Federal Lawmakers Poised to Address Credit Card Swipe Fees

A new bipartisan bill would give merchants choice in the networks they use to process Visa and Mastercard purchases.
swiping a credit card

WASHINGTON, D.C. — Legislators introduced a bipartisan bill in both the U.S. Senate and House of Representatives on June 7 that would provide merchants with choice in the networks they use to process many Visa and Mastercard credit card purchases.

The Credit Card Competition Act would mandate that retailers in many cases have the right to route payments through networks unaffiliated by the credit card providers, potentially lowering the fees they have to pay, reported the Wall Street Journal.

The act was introduced by Senators Richard Durbin (D-Ill.), Roger Marshall (R-Kan.), Peter Welch (D-Vt.) and J.D. Vance (R-Ohio) and House Representatives Lance Gooden (R-Texas), Zoe Lofgren (D-Calif.), Tom Tiffany (R-Wis.) and Jeff Van Drew (R-N.J.).

In summer 2022, Sen. Durbin and Sen. Marshall introduced a nearly identical bill that was referred to the Senate Banking Committee but not voted on. The increased Republican support of the new bill is reportedly the result of legislators' offices hearing from small businesses and other merchants.

[Read more: Retail Groups Say Swipe Fees Will Push Easter Holiday Costs Higher]

In the United States, banks that issue Visa and Mastercard credit cards charge a swipe fee that averages 2.25 percent of the purchase price when the cards are processed over Visa or Mastercard's networks, a rate that is significantly higher than in other countries. American businesses pay seven times more in swipe fees than businesses in Europe and five times more than businesses in China.

NACS encouraged its members to reach out to their representatives in Congress and ask that they support the Credit Card Competition Act. Retailers and suppliers can send such messages through the NACS Grassroots Portal.

"Our stores compete every day for consumers' business — as does every other business in the country. In the broken credit card market, no competition means an open invitation for these large multinational corporations to continually increase rates and to only focus on what benefits them, as opposed to the customer," said NACS President and CEO Henry Armour.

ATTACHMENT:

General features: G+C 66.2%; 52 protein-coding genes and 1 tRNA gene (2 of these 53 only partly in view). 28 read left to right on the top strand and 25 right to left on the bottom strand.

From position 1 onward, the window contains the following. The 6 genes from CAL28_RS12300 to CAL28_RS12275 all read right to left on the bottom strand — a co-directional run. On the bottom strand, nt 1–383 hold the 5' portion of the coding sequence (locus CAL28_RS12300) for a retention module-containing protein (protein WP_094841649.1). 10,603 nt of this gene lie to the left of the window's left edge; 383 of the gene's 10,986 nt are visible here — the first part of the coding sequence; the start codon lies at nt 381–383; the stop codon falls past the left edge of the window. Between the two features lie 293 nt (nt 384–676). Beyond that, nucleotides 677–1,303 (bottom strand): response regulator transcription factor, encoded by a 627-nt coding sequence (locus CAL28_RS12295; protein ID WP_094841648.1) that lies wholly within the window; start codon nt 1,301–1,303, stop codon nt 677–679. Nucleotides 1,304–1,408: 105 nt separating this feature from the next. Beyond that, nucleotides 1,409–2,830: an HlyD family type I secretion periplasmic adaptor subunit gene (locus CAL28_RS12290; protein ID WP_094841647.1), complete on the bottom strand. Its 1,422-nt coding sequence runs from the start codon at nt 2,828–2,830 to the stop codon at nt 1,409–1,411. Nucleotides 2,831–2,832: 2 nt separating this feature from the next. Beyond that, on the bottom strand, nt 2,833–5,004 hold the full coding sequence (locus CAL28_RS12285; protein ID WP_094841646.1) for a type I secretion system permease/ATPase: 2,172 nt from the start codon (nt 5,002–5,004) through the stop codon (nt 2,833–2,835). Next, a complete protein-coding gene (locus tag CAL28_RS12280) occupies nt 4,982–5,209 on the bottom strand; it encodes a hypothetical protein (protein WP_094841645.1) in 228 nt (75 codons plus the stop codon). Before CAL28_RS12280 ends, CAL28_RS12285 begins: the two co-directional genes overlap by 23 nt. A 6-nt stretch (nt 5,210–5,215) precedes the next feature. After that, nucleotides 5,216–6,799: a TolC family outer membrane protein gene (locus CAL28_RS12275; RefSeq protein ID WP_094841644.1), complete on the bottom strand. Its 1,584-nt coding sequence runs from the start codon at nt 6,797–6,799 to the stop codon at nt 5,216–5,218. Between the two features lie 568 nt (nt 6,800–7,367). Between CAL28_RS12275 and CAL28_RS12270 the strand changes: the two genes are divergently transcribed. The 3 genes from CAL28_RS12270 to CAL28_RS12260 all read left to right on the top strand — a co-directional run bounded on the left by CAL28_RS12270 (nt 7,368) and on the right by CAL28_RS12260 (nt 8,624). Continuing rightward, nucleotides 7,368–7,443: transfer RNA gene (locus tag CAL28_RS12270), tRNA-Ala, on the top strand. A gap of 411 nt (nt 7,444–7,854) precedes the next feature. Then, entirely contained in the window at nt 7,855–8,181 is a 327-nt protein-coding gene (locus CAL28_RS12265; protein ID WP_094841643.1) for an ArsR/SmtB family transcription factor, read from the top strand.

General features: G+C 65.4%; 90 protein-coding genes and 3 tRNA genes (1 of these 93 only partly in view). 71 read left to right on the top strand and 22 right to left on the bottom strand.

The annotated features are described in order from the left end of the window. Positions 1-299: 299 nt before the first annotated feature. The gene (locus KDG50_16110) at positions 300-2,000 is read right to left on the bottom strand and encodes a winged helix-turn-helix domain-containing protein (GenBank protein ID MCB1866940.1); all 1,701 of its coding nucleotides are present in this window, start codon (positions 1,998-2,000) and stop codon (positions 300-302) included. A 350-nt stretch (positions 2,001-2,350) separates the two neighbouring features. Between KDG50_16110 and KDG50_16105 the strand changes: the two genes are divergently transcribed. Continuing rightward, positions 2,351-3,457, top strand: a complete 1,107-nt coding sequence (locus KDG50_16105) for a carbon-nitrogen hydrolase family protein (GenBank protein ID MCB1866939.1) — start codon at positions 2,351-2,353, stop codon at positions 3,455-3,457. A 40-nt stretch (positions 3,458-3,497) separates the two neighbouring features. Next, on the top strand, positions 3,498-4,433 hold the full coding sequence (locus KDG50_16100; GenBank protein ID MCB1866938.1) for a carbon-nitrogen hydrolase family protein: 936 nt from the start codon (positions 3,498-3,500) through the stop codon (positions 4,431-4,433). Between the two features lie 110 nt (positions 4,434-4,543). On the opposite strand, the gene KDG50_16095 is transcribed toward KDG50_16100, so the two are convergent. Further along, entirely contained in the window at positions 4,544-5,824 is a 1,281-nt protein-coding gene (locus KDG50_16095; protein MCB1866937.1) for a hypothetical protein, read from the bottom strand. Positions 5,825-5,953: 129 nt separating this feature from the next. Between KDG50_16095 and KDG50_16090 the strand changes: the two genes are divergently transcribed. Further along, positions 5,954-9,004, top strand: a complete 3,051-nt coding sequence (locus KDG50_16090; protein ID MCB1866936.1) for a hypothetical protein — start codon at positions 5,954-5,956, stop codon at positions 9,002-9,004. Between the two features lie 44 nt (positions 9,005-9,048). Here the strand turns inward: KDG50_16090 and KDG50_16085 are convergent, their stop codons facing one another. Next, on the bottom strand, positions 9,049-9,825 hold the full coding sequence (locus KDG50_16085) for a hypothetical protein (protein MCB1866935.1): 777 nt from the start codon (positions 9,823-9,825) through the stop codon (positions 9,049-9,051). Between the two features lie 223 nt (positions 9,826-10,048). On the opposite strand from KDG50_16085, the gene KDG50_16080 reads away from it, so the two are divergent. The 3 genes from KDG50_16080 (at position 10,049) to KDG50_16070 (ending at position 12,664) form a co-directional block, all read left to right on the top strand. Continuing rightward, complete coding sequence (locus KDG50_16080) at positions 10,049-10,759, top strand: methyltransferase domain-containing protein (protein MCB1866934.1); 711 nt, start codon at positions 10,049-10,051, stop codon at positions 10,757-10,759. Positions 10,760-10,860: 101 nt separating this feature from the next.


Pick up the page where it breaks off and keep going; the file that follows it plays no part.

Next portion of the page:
Armour noted that credit card swipe fees for the c-store industry have increased 82 percent between 2020 and 2022 to reach $19.5 billion.

"Current inflationary prices make the problem of swipe fees even worse. With all of the economic uncertainty Americans face every day, one thing is certain: Swipe fees punish American families more than anyone else. This broken system needs to be fixed now, and we applaud all of the sponsors and cosponsors of this legislation for standing up for what's right," he said.

NACS is a founding member and serves on the Executive Committee of the Merchants Payments Coalition, a coalition comprising NACS and other merchant groups representing brick-and-mortar and online retailers.

The Retail Industry Leaders Association (RILA) also expressed support for the bill.

"For far too long Visa and MasterCard, along with the largest Wall Street banks, have used interchange fees to discreetly fleece retailers, restaurants, and every business — to the tune of $160 billion dollars last year alone," said RILA Executive Vice President, Government Affairs Austen Jensen. "The lack of competition in the credit card market means even though the cost of accepting and processing electronic payments has gone down, banks and card networks continue to raise fees unchecked, meaning higher costs for businesses and higher prices for consumers.

"The Credit Card Competition Act of 2023 ensures merchants will have more choices and can shop for service providers with more competitive prices when accepting credit card payments," Jensen continued. "Injecting competition into the payments market will benefit American consumers and businesses of all sizes."

RILA members include more than 200 retailers, product manufacturers and service suppliers, which together account for more than $1.5 trillion in annual sales, millions of American jobs, and more than 100,000 stores, manufacturing facilities, and distribution centers domestically and abroad.